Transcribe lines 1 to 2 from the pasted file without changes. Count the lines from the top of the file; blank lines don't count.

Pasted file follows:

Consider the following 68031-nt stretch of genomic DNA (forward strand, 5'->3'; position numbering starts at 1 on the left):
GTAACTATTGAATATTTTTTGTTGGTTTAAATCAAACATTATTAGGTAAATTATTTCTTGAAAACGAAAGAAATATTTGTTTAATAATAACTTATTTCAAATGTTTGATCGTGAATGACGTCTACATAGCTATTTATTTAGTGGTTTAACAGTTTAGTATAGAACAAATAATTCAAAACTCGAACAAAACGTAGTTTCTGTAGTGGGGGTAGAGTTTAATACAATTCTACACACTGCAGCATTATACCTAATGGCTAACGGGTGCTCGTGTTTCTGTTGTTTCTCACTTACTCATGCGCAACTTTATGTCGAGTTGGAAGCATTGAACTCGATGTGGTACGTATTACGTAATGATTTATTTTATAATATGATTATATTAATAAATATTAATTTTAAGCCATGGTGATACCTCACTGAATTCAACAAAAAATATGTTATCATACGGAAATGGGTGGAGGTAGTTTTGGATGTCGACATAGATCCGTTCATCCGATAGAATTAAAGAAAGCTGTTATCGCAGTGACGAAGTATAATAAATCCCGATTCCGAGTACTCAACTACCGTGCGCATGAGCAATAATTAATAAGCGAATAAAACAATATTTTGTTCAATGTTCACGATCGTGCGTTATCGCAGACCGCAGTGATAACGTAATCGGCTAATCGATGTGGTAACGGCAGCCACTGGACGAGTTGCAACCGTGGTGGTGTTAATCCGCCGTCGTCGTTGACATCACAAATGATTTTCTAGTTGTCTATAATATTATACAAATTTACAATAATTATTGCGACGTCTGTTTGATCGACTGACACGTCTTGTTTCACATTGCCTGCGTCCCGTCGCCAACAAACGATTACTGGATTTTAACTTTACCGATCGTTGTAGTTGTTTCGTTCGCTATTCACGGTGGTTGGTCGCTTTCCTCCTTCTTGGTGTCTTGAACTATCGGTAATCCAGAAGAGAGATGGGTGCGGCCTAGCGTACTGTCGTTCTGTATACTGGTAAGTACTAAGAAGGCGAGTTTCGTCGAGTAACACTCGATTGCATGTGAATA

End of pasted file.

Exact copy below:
Consider the following 68031-nt stretch of genomic DNA (forward strand, 5'->3'; position numbering starts at 1 on the left):
GTAACTATTGAATATTTTTTGTTGGTTTAAATCAAACATTATTAGGTAAATTATTTCTTGAAAACGAAAGAAATATTTGTTTAATAATAACTTATTTCAAATGTTTGATCGTGAATGACGTCTACATAGCTATTTATTTAGTGGTTTAACAGTTTAGTATAGAACAAATAATTCAAAACTCGAACAAAACGTAGTTTCTGTAGTGGGGGTAGAGTTTAATACAATTCTACACACTGCAGCATTATACCTAATGGCTAACGGGTGCTCGTGTTTCTGTTGTTTCTCACTTACTCATGCGCAACTTTATGTCGAGTTGGAAGCATTGAACTCGATGTGGTACGTATTACGTAATGATTTATTTTATAATATGATTATATTAATAAATATTAATTTTAAGCCATGGTGATACCTCACTGAATTCAACAAAAAATATGTTATCATACGGAAATGGGTGGAGGTAGTTTTGGATGTCGACATAGATCCGTTCATCCGATAGAATTAAAGAAAGCTGTTATCGCAGTGACGAAGTATAATAAATCCCGATTCCGAGTACTCAACTACCGTGCGCATGAGCAATAATTAATAAGCGAATAAAACAATATTTTGTTCAATGTTCACGATCGTGCGTTATCGCAGACCGCAGTGATAACGTAATCGGCTAATCGATGTGGTAACGGCAGCCACTGGACGAGTTGCAACCGTGGTGGTGTTAATCCGCCGTCGTCGTTGACATCACAAATGATTTTCTAGTTGTCTATAATATTATACAAATTTACAATAATTATTGCGACGTCTGTTTGATCGACTGACACGTCTTGTTTCACATTGCCTGCGTCCCGTCGCCAACAAACGATTACTGGATTTTAACTTTACCGATCGTTGTAGTTGTTTCGTTCGCTATTCACGGTGGTTGGTCGCTTTCCTCCTTCTTGGTGTCTTGAACTATCGGTAATCCAGAAGAGAGATGGGTGCGGCCTAGCGTACTGTCGTTCTGTATACTGGTAAGTACTAAGAAGGCGAGTTTCGTCGAGTAACACTCGATTGCATGTGAATA